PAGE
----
Agriculture

Introduction

Course Title: Level 2 Technical Certificate in Wildlife Ecology and Conservation
Course Code: CM217



Are you looking for a career where you can help protect and enhance our countryside, wildlife and rural environments? This is an ideal introductory course which will provide you with the practical skills and knowledge that will help you gain employment within the wildlife and countryside industries. The course includes habitat conservation, environmental conservation, land-based business, species identification and machinery operations.

You will acquire industry experience from both your studies and one day per week work experience within a local organisation.

Overview

Course Content

City & Guilds Level 2 Technical Certificate in Land and Wildlife

Entry Requirements

Health and safety for land based industries Working in the land and wildlife industry Machinery used in the land and wildlife industry (including operating ATVs, tractors & brushcutters) Conservation and improvement to British habitats Estate maintenance Species identification and surveying Environmental conservation of flora and fauna Land and countryside use Countryside interpretation and recreation Additional qualifications that are available (subject to satisfactory attendance and completion of assignments) include the City & Guilds (NPTC) Certificate of Competence in Brushcutters. First Aid and Manual Handling are also taught. Much of the training towards these qualifications is included within the course and in most cases only assessment fees need to be paid by students wishing to achieve these additional qualifications.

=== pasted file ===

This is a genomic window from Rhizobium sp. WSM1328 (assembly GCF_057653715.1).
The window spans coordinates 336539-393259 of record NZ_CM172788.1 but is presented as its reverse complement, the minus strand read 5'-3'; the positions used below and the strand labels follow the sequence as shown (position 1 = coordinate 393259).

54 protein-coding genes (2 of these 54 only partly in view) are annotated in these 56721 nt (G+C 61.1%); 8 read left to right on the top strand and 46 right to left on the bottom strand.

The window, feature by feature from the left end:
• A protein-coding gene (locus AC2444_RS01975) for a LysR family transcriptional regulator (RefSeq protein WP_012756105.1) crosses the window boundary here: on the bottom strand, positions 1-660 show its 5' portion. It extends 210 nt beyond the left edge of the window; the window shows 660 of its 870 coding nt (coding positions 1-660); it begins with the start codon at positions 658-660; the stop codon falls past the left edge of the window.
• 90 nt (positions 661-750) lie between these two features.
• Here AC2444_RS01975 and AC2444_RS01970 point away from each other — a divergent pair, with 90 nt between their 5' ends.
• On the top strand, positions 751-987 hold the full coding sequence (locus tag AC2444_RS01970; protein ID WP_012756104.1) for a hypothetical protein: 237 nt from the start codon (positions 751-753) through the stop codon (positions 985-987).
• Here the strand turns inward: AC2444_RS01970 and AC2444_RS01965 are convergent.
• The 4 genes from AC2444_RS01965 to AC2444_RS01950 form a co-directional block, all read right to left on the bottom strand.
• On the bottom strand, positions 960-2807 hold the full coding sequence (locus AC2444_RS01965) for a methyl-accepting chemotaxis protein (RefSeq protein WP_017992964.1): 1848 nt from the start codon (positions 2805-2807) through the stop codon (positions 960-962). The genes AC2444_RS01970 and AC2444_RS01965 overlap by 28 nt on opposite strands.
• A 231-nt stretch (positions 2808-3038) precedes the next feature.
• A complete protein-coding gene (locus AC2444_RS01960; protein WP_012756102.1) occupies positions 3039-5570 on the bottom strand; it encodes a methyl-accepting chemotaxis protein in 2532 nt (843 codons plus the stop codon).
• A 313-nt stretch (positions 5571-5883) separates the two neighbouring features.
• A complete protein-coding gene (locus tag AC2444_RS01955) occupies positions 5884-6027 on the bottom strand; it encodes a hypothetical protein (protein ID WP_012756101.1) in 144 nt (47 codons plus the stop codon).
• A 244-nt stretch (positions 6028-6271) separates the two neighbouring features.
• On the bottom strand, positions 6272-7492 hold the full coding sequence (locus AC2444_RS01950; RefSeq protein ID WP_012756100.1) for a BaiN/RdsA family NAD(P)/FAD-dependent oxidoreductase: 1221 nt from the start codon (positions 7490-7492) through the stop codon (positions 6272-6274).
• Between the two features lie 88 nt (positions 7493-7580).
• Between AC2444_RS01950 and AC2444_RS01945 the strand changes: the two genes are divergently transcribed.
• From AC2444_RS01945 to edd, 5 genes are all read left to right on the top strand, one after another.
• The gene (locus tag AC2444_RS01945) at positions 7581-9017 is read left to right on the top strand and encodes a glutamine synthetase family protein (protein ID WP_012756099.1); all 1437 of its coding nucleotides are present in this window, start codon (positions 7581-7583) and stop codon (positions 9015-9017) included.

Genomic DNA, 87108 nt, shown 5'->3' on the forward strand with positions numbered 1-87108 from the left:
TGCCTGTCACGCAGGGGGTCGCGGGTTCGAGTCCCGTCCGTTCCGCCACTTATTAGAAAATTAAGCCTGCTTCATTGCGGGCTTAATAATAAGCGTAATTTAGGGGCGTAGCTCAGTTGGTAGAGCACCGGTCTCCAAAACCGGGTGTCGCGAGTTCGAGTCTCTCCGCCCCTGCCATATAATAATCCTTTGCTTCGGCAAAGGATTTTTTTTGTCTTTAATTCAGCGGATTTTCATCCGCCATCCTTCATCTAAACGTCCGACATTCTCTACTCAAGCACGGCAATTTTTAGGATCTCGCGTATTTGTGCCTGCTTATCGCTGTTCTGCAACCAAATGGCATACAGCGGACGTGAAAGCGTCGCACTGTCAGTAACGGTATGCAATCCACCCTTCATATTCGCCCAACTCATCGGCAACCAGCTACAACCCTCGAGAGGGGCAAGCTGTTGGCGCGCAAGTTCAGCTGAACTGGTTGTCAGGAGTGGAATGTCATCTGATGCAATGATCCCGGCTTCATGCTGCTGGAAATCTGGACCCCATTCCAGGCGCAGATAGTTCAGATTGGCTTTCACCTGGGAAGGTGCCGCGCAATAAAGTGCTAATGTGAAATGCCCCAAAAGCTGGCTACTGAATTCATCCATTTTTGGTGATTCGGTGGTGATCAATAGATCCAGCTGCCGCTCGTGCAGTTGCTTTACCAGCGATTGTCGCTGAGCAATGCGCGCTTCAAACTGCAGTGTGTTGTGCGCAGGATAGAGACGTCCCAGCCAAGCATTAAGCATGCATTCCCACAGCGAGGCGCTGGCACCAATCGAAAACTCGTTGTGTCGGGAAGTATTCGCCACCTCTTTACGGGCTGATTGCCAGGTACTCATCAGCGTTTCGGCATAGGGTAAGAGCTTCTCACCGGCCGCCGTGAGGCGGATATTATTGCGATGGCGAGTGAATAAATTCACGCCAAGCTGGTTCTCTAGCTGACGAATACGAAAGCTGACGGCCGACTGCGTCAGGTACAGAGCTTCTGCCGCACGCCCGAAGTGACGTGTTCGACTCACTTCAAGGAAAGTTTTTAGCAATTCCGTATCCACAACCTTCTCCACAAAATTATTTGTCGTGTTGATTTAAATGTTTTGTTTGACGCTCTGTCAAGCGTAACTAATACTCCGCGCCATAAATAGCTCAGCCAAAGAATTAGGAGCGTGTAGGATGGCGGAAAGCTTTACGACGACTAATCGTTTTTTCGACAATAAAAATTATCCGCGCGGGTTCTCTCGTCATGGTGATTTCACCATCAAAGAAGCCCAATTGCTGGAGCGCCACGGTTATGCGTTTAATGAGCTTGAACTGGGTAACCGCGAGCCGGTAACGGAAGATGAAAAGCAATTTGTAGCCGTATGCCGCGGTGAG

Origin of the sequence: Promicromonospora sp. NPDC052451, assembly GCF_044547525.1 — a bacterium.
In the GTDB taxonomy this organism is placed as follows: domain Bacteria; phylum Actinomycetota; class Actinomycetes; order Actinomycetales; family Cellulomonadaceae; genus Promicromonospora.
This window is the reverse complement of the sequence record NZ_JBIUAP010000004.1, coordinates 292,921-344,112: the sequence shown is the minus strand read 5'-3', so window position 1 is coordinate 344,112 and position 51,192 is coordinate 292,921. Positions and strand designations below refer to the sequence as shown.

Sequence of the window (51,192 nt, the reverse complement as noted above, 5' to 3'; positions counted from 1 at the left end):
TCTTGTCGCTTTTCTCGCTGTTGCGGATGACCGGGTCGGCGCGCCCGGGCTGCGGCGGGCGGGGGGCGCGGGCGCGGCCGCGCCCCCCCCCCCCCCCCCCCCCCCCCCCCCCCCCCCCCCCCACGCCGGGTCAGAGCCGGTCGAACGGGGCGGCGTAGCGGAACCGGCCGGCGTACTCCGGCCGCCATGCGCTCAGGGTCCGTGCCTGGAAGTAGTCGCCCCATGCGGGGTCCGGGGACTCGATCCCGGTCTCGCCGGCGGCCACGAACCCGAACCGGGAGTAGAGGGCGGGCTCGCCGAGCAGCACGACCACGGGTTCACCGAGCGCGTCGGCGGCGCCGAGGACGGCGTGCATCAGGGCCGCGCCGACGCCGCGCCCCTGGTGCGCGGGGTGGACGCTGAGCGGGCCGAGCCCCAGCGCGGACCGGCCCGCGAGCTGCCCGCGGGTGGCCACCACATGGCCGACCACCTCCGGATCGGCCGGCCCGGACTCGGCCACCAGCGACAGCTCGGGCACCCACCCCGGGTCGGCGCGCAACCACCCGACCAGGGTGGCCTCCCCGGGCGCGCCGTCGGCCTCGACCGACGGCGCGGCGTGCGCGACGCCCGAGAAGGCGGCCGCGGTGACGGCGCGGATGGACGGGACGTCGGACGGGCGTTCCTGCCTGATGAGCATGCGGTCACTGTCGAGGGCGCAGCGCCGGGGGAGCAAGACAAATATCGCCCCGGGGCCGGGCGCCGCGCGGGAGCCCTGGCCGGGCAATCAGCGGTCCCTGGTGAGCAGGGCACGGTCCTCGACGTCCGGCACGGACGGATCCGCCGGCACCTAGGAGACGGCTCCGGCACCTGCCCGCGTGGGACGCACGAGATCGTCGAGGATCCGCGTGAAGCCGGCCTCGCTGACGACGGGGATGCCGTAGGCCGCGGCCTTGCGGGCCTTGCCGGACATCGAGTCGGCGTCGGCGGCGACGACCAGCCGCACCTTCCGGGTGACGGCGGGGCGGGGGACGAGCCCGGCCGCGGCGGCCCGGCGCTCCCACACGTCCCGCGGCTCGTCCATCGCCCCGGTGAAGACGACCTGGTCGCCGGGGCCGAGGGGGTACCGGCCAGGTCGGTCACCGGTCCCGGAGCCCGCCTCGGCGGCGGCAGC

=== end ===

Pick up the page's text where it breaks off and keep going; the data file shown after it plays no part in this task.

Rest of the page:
Next Steps

4 GCSEs at grade 3/D or above to include English and maths OR successful completion of a Level 1 course at Merit level in a relevant vocational subject. Interest and enthusiasm in the countryside, wildlife and the environment plus the ability to cope with written work.

Career Opportunities

Intermediate Apprenticeship in Environmental Conservation Level 3 Diploma in Wildlife Ecology and Conservation